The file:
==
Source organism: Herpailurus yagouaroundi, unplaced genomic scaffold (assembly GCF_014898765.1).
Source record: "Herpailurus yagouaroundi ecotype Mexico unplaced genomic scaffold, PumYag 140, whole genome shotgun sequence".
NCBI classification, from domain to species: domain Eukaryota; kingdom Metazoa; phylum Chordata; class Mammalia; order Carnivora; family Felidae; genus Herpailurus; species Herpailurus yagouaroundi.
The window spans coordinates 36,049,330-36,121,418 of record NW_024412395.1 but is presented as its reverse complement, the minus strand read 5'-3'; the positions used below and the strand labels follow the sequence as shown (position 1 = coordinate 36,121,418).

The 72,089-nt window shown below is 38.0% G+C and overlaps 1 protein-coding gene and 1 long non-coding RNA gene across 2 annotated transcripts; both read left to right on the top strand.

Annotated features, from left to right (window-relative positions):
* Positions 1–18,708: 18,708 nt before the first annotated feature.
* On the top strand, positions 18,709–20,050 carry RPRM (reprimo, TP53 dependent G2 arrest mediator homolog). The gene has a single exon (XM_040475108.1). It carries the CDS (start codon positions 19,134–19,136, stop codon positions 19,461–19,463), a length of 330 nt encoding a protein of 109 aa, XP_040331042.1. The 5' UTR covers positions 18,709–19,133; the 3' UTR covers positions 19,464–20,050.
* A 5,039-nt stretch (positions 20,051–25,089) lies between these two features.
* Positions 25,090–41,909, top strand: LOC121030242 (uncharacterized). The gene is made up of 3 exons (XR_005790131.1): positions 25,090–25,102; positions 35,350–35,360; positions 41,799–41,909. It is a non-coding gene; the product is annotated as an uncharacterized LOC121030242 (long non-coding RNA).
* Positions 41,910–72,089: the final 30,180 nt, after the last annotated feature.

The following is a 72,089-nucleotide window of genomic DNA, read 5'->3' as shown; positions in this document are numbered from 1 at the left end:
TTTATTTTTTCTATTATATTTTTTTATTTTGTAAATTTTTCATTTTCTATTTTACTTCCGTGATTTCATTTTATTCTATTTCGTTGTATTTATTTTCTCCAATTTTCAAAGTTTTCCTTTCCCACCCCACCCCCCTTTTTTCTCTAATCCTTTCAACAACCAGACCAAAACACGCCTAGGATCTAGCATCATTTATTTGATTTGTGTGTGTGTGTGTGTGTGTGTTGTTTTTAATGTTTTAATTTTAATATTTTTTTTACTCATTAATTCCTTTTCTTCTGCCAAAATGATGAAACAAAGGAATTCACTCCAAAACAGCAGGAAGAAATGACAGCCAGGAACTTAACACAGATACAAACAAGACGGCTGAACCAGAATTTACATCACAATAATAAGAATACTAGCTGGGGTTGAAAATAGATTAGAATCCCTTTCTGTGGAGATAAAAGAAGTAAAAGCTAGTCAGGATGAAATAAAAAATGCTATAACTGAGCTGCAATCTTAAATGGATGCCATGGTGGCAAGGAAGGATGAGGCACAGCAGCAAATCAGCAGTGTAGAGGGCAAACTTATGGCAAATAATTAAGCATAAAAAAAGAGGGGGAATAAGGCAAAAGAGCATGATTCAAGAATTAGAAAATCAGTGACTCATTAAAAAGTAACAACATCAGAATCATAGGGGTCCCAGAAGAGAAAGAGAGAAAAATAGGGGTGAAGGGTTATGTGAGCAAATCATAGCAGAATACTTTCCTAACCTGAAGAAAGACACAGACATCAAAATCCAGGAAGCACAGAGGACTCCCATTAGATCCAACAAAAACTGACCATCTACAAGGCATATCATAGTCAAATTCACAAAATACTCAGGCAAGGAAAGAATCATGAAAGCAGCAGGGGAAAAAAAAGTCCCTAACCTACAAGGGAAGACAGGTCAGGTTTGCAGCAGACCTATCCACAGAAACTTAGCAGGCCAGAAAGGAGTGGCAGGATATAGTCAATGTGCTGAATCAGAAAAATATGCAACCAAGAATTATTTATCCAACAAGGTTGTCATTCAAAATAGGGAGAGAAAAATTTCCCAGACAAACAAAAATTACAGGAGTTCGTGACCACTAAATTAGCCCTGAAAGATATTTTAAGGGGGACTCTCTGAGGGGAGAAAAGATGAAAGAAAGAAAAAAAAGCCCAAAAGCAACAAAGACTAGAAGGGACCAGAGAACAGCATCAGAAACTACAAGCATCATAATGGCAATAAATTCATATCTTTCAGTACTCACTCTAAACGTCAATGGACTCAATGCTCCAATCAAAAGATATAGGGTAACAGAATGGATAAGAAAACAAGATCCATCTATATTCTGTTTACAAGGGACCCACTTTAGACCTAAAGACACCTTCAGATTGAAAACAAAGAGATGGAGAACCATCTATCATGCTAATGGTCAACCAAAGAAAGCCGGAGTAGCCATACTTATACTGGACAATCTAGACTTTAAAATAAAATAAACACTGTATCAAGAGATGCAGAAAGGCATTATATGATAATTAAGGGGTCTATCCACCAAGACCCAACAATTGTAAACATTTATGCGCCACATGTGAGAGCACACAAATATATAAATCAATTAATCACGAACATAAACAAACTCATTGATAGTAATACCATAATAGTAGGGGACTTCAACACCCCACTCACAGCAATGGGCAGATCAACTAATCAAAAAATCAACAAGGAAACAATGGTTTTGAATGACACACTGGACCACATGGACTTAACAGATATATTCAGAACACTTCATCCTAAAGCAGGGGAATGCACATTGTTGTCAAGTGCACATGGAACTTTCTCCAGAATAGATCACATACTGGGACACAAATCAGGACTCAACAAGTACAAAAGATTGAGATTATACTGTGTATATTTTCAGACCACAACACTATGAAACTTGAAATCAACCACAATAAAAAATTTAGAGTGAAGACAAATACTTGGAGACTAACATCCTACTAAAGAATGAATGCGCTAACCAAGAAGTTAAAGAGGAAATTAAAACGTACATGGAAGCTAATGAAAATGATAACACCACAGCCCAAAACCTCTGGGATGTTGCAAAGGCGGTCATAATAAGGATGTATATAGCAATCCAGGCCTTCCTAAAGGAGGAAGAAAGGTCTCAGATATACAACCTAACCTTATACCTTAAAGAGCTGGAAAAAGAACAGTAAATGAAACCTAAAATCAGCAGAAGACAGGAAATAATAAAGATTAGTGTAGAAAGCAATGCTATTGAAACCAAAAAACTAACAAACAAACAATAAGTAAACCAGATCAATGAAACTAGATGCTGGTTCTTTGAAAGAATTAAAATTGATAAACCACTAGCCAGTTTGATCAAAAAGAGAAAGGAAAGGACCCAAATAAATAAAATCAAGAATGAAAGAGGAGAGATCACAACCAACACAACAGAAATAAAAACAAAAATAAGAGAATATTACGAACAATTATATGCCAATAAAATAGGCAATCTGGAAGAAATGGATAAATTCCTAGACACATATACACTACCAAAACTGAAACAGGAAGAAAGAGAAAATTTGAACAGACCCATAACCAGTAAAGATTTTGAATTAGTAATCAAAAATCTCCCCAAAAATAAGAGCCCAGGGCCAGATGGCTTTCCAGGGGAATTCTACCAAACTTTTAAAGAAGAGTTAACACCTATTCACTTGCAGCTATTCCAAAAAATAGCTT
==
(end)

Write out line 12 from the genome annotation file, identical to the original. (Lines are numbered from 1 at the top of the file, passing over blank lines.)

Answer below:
The following is a 72,089-nucleotide window of genomic DNA, read 5'->3' as shown; positions in this document are numbered from 1 at the left end: